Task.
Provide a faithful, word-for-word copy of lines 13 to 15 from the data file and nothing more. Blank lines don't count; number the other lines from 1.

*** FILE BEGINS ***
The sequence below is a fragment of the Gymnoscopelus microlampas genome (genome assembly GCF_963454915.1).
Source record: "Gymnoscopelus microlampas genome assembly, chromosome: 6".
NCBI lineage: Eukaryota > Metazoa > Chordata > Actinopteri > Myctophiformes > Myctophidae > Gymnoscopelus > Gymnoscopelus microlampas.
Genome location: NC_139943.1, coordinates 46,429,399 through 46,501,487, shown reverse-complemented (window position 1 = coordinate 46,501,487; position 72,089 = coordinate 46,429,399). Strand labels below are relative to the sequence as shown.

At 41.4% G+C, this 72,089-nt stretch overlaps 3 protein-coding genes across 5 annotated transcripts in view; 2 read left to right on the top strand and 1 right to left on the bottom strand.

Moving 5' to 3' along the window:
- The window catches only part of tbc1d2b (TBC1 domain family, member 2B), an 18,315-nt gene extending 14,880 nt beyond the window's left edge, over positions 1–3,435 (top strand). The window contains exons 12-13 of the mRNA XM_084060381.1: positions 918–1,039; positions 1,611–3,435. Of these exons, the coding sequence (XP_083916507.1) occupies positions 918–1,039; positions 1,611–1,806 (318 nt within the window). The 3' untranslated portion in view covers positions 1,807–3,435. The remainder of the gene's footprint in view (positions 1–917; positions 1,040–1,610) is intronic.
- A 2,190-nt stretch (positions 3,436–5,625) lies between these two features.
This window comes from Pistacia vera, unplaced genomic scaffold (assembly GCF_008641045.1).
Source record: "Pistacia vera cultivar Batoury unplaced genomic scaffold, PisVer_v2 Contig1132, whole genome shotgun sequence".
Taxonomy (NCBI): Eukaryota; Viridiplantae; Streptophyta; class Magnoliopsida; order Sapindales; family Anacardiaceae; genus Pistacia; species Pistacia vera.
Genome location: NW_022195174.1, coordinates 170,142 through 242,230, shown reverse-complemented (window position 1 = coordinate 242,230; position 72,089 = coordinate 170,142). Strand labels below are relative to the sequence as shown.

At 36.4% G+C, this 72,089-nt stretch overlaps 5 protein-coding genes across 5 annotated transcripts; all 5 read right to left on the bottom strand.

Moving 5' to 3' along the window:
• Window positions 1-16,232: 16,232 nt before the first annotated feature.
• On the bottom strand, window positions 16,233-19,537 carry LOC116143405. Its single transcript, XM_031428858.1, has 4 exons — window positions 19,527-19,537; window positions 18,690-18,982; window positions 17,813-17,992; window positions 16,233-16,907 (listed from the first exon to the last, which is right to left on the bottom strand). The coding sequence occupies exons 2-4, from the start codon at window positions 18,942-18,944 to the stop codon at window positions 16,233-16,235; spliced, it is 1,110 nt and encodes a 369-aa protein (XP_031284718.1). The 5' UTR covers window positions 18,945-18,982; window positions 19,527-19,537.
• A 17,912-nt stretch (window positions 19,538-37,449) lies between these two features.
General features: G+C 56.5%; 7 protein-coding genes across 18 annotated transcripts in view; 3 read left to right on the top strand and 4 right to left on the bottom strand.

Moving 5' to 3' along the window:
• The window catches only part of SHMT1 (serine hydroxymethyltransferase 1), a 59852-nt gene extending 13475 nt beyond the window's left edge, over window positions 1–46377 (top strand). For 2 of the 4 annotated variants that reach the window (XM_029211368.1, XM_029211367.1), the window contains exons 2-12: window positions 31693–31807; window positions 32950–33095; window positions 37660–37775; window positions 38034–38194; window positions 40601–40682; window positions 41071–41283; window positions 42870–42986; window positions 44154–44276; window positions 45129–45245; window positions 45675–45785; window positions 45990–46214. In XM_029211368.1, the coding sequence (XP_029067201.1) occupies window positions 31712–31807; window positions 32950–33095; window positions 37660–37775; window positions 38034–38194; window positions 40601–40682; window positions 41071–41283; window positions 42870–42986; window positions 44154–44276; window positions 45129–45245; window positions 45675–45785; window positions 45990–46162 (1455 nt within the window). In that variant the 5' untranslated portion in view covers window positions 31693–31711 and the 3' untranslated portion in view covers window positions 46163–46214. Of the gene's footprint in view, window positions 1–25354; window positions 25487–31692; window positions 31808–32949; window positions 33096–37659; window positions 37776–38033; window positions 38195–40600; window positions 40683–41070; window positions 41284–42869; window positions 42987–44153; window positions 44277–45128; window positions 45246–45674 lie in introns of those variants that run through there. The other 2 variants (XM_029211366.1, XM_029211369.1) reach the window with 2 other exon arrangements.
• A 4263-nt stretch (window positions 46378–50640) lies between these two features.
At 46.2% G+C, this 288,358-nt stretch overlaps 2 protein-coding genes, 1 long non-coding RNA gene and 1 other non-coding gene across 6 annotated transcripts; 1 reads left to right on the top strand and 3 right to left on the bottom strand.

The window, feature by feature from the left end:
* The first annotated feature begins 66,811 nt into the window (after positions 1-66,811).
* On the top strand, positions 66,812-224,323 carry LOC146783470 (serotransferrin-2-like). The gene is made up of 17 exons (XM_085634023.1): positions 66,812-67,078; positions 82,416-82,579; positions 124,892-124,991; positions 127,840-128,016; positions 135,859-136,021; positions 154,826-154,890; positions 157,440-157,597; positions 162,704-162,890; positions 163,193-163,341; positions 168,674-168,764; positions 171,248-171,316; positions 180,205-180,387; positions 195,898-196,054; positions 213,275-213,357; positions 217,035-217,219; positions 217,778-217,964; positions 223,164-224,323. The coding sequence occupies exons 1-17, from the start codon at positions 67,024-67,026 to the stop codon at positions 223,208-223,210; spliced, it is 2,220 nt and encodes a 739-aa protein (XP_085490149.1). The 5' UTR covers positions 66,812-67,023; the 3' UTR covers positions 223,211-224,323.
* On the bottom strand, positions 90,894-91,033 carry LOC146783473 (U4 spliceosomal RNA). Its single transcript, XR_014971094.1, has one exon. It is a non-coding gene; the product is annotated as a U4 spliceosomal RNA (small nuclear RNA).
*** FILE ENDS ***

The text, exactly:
At 36.4% G+C, this 72,089-nt stretch overlaps 5 protein-coding genes across 5 annotated transcripts; all 5 read right to left on the bottom strand.

Moving 5' to 3' along the window:
• Window positions 1-16,232: 16,232 nt before the first annotated feature.